Latest Scientific opinion on climate change Stories
British Prime Minister Gordon Brown warned on Monday that world leaders must place priority on meeting at this yearâ€™s climate summit in Denmark in order to avoid a "catastrophe of unchecked climate change."
Canadian scientists surveyed some of the world's major cities and determined Denver releases the largest amount of greenhouse gases. The University of Toronto researchers, led by Associate Professor Christopher Kennedy, documented how differences in climate, population density and other factors affect greenhouse gas emissions in global cities. Kennedy and his colleagues noted not enough information has been available as to why emissions vary among different cities. The scientists analyzed how...
-- Aid group: Poor communities most affected by climate change, require adequate funds to adapt -- U.S. must take leadership to pass legislation and ensure global agreement in Copenhagen that prioritizes needs of world's poor NEW YORK, Sept.
Sediment cores show the Arctic has been warmer during the past decade than during any 10-year period in the last 2,000 years, scientists said. The study provides a clear example of how increased greenhouse gases are now changing our climate, said Caspar Ammann of the National Center for Atmospheric Research in Boulder, Colo. Ammann and his team studied sediment cores from lakes, tree rings and ice cores, all of which showed the Arctic has been warming since about 1850 -- the beginning of the...
United Nations Secretary-General Ban Ki-moon said at a Swiss conference a global warming pact should be finalized in the face of ongoing climate change. Appearing at the World Climate Conference in Geneva, Ban told assembled officials Thursday he witnessed firsthand the melting of glaciers due to climate change during a recent visit to the Arctic, a U.N.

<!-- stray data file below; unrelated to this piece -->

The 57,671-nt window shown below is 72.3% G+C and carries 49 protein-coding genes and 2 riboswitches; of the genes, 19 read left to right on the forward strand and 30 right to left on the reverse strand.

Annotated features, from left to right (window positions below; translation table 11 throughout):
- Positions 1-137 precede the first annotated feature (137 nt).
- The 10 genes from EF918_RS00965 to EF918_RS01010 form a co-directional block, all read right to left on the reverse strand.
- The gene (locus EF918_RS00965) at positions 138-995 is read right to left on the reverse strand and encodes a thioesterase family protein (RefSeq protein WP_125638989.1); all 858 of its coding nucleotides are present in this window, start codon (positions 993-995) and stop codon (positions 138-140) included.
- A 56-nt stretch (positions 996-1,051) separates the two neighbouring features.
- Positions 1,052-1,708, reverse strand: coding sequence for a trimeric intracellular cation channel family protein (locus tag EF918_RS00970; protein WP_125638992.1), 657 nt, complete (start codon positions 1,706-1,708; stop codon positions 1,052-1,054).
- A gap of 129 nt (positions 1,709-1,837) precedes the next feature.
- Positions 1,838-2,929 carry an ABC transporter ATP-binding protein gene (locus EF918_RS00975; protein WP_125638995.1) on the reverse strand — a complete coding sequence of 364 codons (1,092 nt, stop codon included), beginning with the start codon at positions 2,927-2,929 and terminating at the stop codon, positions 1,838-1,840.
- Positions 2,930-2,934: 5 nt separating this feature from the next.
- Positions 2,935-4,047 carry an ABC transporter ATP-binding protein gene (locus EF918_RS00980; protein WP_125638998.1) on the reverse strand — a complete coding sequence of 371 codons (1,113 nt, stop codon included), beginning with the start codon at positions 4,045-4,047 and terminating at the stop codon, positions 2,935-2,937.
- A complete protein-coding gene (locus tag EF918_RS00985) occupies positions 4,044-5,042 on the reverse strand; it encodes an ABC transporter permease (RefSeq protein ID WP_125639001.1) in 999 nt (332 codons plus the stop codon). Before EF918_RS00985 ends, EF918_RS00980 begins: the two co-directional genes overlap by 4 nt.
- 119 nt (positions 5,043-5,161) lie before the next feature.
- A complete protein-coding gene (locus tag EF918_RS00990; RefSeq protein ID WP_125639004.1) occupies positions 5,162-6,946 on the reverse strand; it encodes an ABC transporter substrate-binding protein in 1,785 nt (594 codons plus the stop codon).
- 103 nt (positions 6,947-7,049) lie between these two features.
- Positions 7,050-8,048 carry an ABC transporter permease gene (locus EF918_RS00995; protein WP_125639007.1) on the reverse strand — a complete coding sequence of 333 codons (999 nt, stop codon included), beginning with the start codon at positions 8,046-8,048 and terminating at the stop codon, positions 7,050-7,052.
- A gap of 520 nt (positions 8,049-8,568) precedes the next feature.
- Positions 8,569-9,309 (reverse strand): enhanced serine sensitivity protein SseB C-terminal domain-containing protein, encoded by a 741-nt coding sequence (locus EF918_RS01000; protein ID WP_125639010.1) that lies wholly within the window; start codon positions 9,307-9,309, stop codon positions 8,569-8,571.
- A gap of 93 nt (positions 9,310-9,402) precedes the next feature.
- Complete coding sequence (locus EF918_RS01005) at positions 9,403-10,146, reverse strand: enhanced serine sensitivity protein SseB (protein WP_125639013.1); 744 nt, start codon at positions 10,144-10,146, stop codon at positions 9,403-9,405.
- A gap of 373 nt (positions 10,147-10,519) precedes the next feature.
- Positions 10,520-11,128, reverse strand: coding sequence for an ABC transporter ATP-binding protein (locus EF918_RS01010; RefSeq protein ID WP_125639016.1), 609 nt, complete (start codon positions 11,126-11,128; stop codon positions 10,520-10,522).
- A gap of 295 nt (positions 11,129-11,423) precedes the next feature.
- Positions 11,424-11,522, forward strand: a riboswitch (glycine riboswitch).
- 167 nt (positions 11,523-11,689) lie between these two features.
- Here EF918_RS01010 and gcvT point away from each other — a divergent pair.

Raising livestock also accounts for around 18% of greenhouse gases. It is therefore possible to act against climate change and reduce cardiovascular and cancer deaths
British scientists say targeted investments in climate science could lead to enormous economic savings for both the United Kingdom and Europe. A study by the National Center for Atmospheric Science at the University of Leeds and the Walker Institute at the University of Reading determined such investments could lead to major benefits in reducing the costs of adapting to a changing climate.
If you think this summer's U.S.
Targeted investments in climate science could lead to major benefits in reducing the costs of adapting to a changing climate, according to new research published by scientists from the UK's National Centre for Atmospheric Science (NCAS).
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